292 || The Hole Of Loneliness Not Even 497 Facebook Friends Could Fill

Nobody wants to admit they’re lonely. I mean, really—how or who would a lonely person even admit that to? Seems like a quick way to earn loser status. But recently and without warning, it hit me, and I didn’t like what I saw. I had a lot of friends—497 to be exact—but very few real friends. Social media had only given me the illusion of many friendships, but no real, close friendships.

Sure, I could walk through church and exchange friendly hellos, how-are-yous, and cheap smiles, but very few people actually knew me. I couldn’t even think of anyone I really wanted to invite for a night out!

I didn’t like this realization at all; it made me more than a little depressed. It wasn’t that I chose to intentionally dissolve friendships, but that I wasn’t putting in the effort. Social media had become a convenient replacement for authentic friendships. It allowed me to be friends with everyone at the same time, with very little effort on my part.

Fast Food Friendship

It wasn’t too long ago I was in the years of diapers, sippy cups and building blocks. I remember sitting in the living room full of loud toddlers, brightly colored toys and a floor covered in crumbs. Playdates were the social hour—and necessary sanity hour—for the stay-at-home-moms.

We talked teething, potty training and sleep deprivation all in our sweatpants and messy hair. Little did I know, these messy mornings were a display of beautifully authentic friendships. Once we were out of the toddler world, I didn’t notice the shift, but time was quickly filled with homework, sports, and a new busyness. I spent most of it in survival mode, with little time for friendships.

Blinded by the isolation of busyness, social media became my playdates a few minutes at a time between errands, homework, cooking and bedtime kisses. I would share funny things the kids said, post pictures of them in cute outfits, and brag about their awards. The comments would roll in, and I would feel special and loved. The likes notification going off was almost instant approval for the ordinary parts of life, the parts that I used to share with others in person.

But all most people knew about me was the highlight reel projected on social media. I didn’t have any friends who knew what I didn’t post: the struggles, the joys, the dreams, the projects.

As I pondered this epiphany, I realized I needed to make some changes—pronto! While social media was filling a void, the hole was much larger than even my 497 Facebook friends could fill. This reality is painful; though it sounds wonderful to know you have that many friends, it’s just an illusion. Even my own profile can be an illusion. I find myself intentionally censoring what I say, editing my emotions and carefully sharing only advantageous or well-perceived posts. And by doing so, I create a public figure persona. Sure, this is wise online etiquette and necessary because of the large audience. But often—and this isn’t easy to admit—I traded the spontaneous authenticity of real friendships for the ease and safety of digital ones. These surface friendships are fast and easy to attain. But like fast food, they satisfy only temporarily and often aren’t a healthy substitute for the real deal.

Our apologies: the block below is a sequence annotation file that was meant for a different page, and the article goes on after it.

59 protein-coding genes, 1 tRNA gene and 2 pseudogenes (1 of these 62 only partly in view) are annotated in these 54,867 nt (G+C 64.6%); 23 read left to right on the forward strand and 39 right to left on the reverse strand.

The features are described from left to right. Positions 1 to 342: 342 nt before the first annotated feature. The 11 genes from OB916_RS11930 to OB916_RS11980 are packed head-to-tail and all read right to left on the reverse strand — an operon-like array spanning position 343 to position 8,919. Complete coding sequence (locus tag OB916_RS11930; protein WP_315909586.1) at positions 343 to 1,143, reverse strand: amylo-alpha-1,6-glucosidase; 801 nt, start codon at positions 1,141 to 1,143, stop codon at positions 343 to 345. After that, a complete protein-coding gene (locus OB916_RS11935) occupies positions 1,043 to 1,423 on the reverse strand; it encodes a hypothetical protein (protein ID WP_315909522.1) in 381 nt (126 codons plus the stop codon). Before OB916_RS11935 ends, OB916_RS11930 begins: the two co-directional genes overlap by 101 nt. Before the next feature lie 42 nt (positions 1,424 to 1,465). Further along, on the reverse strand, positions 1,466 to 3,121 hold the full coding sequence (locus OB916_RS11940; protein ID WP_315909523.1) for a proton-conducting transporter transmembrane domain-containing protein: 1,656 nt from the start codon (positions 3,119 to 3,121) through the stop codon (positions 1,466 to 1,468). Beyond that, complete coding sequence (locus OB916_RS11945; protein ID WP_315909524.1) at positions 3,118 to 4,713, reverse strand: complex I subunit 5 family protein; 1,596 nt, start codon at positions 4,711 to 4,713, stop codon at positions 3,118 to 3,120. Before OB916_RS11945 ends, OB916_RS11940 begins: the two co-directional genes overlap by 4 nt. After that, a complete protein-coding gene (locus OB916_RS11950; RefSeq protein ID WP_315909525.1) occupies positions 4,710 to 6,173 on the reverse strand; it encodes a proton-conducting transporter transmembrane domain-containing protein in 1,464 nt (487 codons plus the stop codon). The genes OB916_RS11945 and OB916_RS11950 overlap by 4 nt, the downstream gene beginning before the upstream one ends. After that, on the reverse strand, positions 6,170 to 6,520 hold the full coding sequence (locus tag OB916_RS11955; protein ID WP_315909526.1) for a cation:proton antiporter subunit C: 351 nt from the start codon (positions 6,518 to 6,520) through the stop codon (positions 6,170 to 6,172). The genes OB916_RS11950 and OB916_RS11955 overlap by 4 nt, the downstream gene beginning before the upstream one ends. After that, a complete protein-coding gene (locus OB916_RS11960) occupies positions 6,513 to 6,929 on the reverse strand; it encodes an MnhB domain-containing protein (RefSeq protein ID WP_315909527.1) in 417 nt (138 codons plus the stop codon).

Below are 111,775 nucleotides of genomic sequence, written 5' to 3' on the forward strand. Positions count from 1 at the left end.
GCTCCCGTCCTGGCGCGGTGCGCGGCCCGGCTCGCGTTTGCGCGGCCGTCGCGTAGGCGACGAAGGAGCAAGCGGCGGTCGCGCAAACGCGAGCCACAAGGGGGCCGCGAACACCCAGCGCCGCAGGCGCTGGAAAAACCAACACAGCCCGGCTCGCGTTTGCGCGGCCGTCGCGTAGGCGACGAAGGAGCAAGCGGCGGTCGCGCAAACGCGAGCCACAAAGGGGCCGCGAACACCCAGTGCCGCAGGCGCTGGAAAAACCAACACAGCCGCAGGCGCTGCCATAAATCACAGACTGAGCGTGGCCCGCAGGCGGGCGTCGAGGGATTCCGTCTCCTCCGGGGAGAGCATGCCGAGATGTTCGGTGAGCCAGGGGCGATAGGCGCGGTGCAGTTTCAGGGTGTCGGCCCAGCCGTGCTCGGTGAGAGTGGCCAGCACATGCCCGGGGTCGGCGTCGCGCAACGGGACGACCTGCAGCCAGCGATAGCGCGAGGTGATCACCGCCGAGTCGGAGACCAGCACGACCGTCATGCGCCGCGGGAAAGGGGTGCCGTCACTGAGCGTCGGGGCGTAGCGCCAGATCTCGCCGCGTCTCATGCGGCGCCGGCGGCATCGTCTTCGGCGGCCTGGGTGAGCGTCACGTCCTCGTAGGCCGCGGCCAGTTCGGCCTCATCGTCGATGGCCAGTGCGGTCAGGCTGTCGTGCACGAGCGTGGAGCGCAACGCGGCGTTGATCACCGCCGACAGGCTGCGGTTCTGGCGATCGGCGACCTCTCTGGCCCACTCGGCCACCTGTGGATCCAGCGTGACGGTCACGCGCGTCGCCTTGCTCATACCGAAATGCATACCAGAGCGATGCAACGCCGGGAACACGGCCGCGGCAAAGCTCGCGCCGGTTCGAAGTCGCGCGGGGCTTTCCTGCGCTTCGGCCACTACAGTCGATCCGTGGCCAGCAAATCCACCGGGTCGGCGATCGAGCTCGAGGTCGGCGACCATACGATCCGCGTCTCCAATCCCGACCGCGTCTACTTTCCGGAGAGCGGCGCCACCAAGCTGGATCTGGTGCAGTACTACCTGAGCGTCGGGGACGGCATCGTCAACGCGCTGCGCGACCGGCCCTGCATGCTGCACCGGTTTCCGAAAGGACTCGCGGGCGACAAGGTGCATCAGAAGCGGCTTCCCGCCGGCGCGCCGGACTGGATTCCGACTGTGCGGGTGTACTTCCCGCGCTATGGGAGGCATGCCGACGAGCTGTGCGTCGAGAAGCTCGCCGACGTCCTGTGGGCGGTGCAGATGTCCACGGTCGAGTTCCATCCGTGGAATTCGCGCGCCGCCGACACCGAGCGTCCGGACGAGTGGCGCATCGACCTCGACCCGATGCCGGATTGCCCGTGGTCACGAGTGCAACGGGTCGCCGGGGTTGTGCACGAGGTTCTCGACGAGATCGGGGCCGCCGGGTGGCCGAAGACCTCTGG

More Than A Status Update

I need real friends, not just a list of friends I might talk to once a year to wish them a happy birthday and catch up with two or three sentences. No, I need friends who I can be messy with and wear sweatpants around. I need friends who can share the little, mundane details with me. Friends I can tell about that fantastic book, or exciting game. I want people to see beyond the statuses and profile pictures. God created a desire in each of us to be known—quirky habits, funky styles, goofy laughs and all. We want and need people who will see beyond the three-sentence posts, we need people who can offer more than typing a few empathetic words. We need friends who will lend a listening ear over coffee, try out that new restaurant, or look us in the eye and challenge us spiritually.

I miss having friends like that in my  life. And I miss being a friend like that.

But Such Friendships Come Only With Intentionality

I hate this feeling of loneliness, but I knew it didn’t just happen to me. I chose it. I sat waiting for my kids at dance, ball practice or church playing on my phone in the hallways, completely oblivious to all the other moms around me doing the same thing. I want to slap myself when I think of the many missed opportunities for engaging and enjoying the journey together. And what about the missed opportunities for growing in my faith, witnessing and encouraging each other? Gone, and I can’t get them back.

I’m realizing I’m not the only one who feels this way. Collectively, albeit slowly, we are seeing the serious lack of deep satisfaction in the illusion of online friendships, and we genuinely miss the real deal. We have to choose differently and intentionally engage in life, instead of hitting autopilot or survival mode. Loneliness and isolation don’t have to be permanent; we just have to see the people around us and listen to their stories. I’m finding that they’re more interesting—and definitely more real—than what’s on my newsfeed.

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